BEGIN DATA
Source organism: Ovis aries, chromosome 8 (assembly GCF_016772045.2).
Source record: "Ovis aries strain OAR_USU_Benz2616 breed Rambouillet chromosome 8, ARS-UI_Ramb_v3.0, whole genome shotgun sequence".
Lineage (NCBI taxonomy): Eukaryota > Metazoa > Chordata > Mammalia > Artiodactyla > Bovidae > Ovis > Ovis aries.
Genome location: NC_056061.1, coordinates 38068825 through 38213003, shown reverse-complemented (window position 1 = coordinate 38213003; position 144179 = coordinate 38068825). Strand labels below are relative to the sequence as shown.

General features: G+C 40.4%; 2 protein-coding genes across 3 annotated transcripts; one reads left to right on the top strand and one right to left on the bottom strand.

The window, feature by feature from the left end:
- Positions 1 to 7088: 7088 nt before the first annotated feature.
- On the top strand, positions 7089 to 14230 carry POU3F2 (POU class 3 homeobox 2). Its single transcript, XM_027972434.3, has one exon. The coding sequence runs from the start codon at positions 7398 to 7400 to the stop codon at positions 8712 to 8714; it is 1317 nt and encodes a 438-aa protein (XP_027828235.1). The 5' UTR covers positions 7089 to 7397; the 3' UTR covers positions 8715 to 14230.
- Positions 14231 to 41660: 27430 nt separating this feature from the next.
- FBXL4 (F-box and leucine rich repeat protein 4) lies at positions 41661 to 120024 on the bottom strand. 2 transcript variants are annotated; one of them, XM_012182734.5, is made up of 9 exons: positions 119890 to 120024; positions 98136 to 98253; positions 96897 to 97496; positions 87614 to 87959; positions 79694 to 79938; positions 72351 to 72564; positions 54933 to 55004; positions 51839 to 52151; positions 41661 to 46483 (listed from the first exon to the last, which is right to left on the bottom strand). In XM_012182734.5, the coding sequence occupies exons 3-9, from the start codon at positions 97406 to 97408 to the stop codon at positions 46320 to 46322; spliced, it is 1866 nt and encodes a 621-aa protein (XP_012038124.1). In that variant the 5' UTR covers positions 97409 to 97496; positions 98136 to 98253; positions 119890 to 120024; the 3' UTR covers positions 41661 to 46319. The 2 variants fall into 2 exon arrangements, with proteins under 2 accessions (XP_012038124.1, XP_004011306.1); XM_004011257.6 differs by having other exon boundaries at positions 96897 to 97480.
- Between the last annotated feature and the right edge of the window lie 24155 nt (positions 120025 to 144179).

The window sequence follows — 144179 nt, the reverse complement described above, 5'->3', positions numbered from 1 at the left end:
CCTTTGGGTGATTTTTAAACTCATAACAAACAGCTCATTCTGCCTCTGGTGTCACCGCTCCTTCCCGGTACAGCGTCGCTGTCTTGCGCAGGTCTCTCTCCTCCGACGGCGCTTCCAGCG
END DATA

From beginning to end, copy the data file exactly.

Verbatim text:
Source organism: Ovis aries, chromosome 8 (assembly GCF_016772045.2).
Source record: "Ovis aries strain OAR_USU_Benz2616 breed Rambouillet chromosome 8, ARS-UI_Ramb_v3.0, whole genome shotgun sequence".
Lineage (NCBI taxonomy): Eukaryota > Metazoa > Chordata > Mammalia > Artiodactyla > Bovidae > Ovis > Ovis aries.
Genome location: NC_056061.1, coordinates 38068825 through 38213003, shown reverse-complemented (window position 1 = coordinate 38213003; position 144179 = coordinate 38068825). Strand labels below are relative to the sequence as shown.

General features: G+C 40.4%; 2 protein-coding genes across 3 annotated transcripts; one reads left to right on the top strand and one right to left on the bottom strand.

The window, feature by feature from the left end:
- Positions 1 to 7088: 7088 nt before the first annotated feature.
- On the top strand, positions 7089 to 14230 carry POU3F2 (POU class 3 homeobox 2). Its single transcript, XM_027972434.3, has one exon. The coding sequence runs from the start codon at positions 7398 to 7400 to the stop codon at positions 8712 to 8714; it is 1317 nt and encodes a 438-aa protein (XP_027828235.1). The 5' UTR covers positions 7089 to 7397; the 3' UTR covers positions 8715 to 14230.
- Positions 14231 to 41660: 27430 nt separating this feature from the next.
- FBXL4 (F-box and leucine rich repeat protein 4) lies at positions 41661 to 120024 on the bottom strand. 2 transcript variants are annotated; one of them, XM_012182734.5, is made up of 9 exons: positions 119890 to 120024; positions 98136 to 98253; positions 96897 to 97496; positions 87614 to 87959; positions 79694 to 79938; positions 72351 to 72564; positions 54933 to 55004; positions 51839 to 52151; positions 41661 to 46483 (listed from the first exon to the last, which is right to left on the bottom strand). In XM_012182734.5, the coding sequence occupies exons 3-9, from the start codon at positions 97406 to 97408 to the stop codon at positions 46320 to 46322; spliced, it is 1866 nt and encodes a 621-aa protein (XP_012038124.1). In that variant the 5' UTR covers positions 97409 to 97496; positions 98136 to 98253; positions 119890 to 120024; the 3' UTR covers positions 41661 to 46319. The 2 variants fall into 2 exon arrangements, with proteins under 2 accessions (XP_012038124.1, XP_004011306.1); XM_004011257.6 differs by having other exon boundaries at positions 96897 to 97480.
- Between the last annotated feature and the right edge of the window lie 24155 nt (positions 120025 to 144179).

The window sequence follows — 144179 nt, the reverse complement described above, 5'->3', positions numbered from 1 at the left end:
CCTTTGGGTGATTTTTAAACTCATAACAAACAGCTCATTCTGCCTCTGGTGTCACCGCTCCTTCCCGGTACAGCGTCGCTGTCTTGCGCAGGTCTCTCTCCTCCGACGGCGCTTCCAGCG